If some of the experimentally determined
If some of the experimentally determined tRNAGlu identity elements are unique to E. coli, then there also must be some unique phylum-specific residues in the corresponding GluRS (E. coli in particular, and proteobacteria in general) as well. In this paper we focus on identifying such residues in E. coli GluRS. Our strategy is to utilize whole EG00229 mg bacterial sequences from a large number of bacteria and compare the GluRS sequence vis-à-vis tRNAGlu sequences. Following this strategy, Arg266 in E. coli GluRS was identified to be unique in proteobacterial GluRS, changing mostly to Leu in non-proteobacteria. Arg266 is conserved in bacteria that possess both the augmented D-helix and the acceptor arm identity elements (Fig. 1a). An Arg266Leu mutant of E. coli GluRS was constructed to explore structural and functional role of Arg266. Replacement of Arg266 by Leu drastically altered the catalytic efficiency of GluRS in addition to slightly altering the secondary structure and the stability of the protein. The implications of our results are discussed with a focus on phylum-specific tRNAGlu–GluRS interaction in bacteria.
Materials and methods
Results and discussion
Conclusion We have identified a conserved catalytic domain residue in proteobacterial GluRS, present at the tRNAGlu–GluRS interface. The conserved residue (Arg266 in E. coli GluRS) is a proteobacterial signature and is correlated with the presence of a select set of E. coli tRNAGlu identity elements (augmented D-helix and U2·A71 in the acceptor stem). In non-proteobacteria the residue position is mostly occupied by Leu (but never by Arg). An R266L mutant of E. coli GluRS exhibited impaired glutamylation efficiency, slightly reduced helical secondary structure and enhanced stability, establishing that unlike non-proteobacterial GluRS, Leu is structurally and functionally (possibly due to local structural changes) incompatible with E. coli GluRS. Sequence analysis of a large database of bacterial GluRS sequences showed that Arg266 is always accompanied by a unique loop sequence that follows it, when compared to the loop that follows Leu266. Since D-helix containing tRNAGlu is not only present in bacteria that possess GluRS with Arg266, but also in bacteria that possess GluRS with Leu266, we propose that the true role of Arg266 is not to optimize interactions of GluRS with an augmented D-helix of tRNAGlu. Some other unique proteobacteria-specific evolutionary pressure led to the appearance of Arg266 in proteobacterial GluRS.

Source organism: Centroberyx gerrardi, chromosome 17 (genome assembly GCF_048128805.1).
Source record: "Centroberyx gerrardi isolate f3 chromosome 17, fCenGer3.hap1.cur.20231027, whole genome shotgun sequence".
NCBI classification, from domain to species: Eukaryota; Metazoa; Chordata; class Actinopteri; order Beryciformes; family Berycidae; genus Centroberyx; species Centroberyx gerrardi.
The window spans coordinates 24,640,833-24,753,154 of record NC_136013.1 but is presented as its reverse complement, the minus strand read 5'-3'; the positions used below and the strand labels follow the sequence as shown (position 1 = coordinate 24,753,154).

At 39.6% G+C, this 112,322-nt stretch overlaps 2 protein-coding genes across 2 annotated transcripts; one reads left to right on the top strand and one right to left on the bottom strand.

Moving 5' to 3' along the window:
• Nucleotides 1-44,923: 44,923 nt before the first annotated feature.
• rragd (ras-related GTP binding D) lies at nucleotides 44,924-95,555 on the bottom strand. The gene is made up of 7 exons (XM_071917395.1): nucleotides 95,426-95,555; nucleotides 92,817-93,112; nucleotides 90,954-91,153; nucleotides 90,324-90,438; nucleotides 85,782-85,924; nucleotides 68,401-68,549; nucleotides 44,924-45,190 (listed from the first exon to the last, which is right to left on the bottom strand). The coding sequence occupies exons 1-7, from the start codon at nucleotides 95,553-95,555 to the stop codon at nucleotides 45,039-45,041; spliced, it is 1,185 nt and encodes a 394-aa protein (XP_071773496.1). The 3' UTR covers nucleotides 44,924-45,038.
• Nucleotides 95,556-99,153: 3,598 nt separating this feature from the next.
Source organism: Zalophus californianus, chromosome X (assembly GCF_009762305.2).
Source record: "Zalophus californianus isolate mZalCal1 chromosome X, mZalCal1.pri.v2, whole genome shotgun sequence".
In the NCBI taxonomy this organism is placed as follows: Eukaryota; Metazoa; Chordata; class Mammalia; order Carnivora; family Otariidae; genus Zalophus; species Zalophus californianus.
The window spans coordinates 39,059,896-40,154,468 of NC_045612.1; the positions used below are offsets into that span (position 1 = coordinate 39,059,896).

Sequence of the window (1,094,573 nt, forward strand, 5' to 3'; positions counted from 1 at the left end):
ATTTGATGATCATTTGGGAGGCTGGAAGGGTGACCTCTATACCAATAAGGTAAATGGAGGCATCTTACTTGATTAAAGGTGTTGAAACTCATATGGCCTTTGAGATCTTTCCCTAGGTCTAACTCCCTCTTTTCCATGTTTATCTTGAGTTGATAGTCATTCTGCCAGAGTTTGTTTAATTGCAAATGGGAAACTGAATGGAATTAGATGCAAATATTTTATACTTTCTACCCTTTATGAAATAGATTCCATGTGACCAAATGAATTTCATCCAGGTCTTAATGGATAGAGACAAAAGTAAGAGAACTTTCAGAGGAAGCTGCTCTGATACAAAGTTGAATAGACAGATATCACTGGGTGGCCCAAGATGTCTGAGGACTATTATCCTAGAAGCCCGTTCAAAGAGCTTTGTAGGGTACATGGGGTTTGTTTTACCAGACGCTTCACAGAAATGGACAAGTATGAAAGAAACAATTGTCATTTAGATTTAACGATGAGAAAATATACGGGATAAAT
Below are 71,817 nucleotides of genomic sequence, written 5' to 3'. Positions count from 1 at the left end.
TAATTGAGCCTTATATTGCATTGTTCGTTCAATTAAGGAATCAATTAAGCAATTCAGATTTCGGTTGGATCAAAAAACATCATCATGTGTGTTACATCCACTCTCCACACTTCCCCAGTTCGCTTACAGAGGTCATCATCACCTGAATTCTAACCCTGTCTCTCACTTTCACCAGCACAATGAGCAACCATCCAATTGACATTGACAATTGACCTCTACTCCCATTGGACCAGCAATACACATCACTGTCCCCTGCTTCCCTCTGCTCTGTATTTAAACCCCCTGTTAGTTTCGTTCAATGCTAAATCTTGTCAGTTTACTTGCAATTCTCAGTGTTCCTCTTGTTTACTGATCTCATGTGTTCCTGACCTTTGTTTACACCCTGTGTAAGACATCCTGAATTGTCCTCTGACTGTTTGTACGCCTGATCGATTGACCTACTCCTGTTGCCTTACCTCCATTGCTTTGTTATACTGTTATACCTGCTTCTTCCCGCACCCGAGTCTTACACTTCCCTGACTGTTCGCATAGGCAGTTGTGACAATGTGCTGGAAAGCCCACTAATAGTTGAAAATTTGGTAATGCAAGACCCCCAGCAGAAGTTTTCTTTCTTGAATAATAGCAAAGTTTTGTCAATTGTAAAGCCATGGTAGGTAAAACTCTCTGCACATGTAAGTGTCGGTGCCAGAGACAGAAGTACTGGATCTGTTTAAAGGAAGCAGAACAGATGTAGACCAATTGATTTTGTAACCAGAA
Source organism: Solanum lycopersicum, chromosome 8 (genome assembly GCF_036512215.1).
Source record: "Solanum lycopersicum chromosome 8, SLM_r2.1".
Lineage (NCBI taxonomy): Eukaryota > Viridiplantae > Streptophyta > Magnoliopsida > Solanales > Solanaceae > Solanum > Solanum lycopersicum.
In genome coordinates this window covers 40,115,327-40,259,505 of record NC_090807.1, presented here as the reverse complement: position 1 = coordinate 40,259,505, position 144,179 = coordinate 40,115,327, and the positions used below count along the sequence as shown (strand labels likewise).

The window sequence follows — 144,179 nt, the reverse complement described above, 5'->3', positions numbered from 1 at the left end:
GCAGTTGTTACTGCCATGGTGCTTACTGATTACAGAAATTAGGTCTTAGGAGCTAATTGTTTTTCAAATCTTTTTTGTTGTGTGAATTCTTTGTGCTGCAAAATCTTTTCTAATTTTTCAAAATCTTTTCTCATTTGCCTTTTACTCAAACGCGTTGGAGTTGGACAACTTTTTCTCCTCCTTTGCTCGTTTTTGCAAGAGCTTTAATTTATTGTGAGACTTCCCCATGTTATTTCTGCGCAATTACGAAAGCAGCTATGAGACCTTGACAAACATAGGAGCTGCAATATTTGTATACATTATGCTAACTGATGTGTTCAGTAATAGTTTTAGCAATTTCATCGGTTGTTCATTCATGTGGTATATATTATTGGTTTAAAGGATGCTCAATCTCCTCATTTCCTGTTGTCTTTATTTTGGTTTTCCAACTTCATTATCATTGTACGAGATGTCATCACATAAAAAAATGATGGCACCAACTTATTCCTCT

Introduction Glutamate receptors of the α-amino-3-hydroxy-5-methylisoxazole-4-propionic acid (AMPA) type mediate fast neurotransmission in the central nervous system and are assembled from four subunits: GluR-A-D (GluR1-4, see Seeburg et al., 2001, for review). In contrast to the GluR-A, -C, and -D subunits, GluR-B contains an arginine at a critical position in the pore-forming M2 segment, which is not genetically encoded. Instead this arginine codon is introduced by RNA editing in the GluR-B transcript. Incorporation of GluR-B into heteromeric AMPA receptor strongly reduces the permeability of the receptor channel to Ca2+ ions and modifies current rectification and macroscopic channel conductance (Burnashev et al., 1992). Since GluR-B is widely expressed in the central nervous system (CNS; Monyer et al. 1991, Petralia et al. 1997), an overwhelming majority of AMPA receptors in the CNS has low permeability for Ca2+. Only a subset of neurons, predominantly GABAergic interneurons, and glia cells express AMPA receptors with high Ca2+ permeability Monyer et al. 1991, Geiger et al. 1995. In recent years, AMPA receptors have emerged as key elements of long-lasting changes in the efficacy of central synapses, which are believed to constitute cellular correlates of complex behaviors such as learning and memory Malinow and Malenka 2002, Reisel et al. 2002, Zamanillo et al. 1999, Lee et al. 2003, addiction, and reward Thomas et al. 2001, Sutton et al. 2003. In particular, synaptic activity regulates AMPA receptor function via modulation of ion channel properties of the receptor and its targeting to the postsynaptic membrane. GluR-A and GluR-B serve as key substrates for activity-induced regulation of synaptic transmission via rapid and selective modifications in their phosphorylation status and binding to scaffolding proteins involved in membrane trafficking, which, in turn, determine their synaptic availability and function Shi et al. 2001, Liu and Cull-Candy 2000, Malinow and Malenka 2002, Lee et al. 2003. Thus, the Ca2+ permeability and ion conductance properties of synaptic AMPA receptors are not static features of a particular neuron but are modified dynamically by synaptic activity via rapid alterations in GluR-A and GluR-B subunits.